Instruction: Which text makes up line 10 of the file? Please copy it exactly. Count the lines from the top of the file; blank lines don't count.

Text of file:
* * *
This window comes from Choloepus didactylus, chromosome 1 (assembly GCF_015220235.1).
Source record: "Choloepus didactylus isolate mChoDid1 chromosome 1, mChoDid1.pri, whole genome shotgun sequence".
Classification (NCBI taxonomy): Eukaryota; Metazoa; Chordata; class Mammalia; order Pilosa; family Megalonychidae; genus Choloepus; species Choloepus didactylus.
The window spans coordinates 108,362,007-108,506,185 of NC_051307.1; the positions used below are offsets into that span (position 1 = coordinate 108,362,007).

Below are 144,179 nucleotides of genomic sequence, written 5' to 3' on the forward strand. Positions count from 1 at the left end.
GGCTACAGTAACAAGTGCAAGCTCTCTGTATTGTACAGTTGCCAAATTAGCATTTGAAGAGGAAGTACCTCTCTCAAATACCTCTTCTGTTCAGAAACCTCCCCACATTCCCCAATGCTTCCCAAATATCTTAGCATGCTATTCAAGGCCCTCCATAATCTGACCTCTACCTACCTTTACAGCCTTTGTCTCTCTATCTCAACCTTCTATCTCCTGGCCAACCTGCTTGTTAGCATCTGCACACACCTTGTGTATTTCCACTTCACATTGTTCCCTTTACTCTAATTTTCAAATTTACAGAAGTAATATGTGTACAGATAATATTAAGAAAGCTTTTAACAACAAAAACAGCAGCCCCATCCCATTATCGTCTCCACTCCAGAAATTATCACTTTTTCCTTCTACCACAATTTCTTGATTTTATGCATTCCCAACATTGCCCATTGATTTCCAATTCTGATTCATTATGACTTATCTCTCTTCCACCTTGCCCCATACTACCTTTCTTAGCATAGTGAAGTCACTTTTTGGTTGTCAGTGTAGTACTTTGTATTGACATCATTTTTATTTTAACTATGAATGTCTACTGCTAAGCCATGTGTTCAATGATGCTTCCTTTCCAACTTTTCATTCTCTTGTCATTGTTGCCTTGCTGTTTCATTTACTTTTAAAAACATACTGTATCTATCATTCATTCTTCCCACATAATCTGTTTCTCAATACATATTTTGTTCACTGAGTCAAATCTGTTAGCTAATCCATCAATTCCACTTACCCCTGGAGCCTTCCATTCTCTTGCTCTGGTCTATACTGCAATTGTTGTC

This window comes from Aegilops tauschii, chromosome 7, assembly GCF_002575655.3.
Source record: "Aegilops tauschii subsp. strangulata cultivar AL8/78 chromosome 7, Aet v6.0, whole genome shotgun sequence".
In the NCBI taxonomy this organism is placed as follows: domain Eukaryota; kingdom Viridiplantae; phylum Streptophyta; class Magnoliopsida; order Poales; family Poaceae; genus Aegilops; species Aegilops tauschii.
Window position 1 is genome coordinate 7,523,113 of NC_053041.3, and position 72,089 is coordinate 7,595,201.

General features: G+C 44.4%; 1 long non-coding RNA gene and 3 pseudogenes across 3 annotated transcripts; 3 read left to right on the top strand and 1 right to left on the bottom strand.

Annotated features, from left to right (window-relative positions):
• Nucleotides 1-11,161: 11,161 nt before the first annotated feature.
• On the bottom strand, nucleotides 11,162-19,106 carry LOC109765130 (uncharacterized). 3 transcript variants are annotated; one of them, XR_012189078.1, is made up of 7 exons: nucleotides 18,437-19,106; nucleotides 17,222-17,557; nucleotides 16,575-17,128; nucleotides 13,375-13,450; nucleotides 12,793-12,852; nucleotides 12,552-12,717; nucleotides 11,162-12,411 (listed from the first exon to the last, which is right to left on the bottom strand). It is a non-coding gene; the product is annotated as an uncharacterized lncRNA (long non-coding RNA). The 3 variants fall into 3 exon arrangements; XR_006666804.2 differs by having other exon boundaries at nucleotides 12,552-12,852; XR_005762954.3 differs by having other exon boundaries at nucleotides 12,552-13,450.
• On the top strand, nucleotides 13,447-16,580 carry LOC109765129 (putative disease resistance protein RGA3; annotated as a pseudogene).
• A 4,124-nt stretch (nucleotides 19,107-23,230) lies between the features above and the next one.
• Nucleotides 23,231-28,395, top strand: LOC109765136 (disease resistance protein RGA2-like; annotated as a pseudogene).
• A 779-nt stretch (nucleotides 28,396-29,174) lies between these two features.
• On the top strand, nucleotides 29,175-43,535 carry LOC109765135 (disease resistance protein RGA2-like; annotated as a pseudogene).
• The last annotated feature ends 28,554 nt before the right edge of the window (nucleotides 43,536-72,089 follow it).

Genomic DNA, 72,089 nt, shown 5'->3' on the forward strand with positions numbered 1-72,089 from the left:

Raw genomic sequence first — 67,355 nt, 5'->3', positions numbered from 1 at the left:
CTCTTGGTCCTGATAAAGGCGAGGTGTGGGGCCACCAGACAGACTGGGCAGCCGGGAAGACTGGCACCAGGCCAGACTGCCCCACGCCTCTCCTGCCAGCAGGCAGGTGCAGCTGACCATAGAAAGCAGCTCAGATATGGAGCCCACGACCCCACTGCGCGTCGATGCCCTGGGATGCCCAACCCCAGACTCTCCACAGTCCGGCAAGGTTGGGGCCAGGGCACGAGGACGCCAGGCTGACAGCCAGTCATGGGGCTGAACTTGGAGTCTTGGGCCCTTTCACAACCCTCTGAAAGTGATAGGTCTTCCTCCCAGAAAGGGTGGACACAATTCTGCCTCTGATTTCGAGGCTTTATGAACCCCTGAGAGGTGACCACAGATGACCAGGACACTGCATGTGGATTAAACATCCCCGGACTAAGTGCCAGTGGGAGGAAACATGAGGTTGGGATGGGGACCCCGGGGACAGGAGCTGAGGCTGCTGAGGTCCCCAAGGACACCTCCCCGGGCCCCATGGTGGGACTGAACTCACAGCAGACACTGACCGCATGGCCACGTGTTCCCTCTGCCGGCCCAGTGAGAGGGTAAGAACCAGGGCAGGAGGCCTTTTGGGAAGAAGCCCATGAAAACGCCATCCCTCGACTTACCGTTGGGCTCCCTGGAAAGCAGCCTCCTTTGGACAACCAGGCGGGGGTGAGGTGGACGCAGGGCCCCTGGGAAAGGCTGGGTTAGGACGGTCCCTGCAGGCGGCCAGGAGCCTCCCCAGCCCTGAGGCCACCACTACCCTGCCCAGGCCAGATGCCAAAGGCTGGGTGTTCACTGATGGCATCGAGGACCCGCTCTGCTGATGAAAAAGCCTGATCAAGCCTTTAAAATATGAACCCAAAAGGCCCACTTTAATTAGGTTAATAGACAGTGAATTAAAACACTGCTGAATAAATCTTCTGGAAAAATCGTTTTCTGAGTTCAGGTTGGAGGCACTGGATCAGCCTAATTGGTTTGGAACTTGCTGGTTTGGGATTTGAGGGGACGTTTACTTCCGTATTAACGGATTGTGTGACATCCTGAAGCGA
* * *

Window position 1 is genome coordinate 7,523,113 of NC_053041.3, and position 72,089 is coordinate 7,595,201.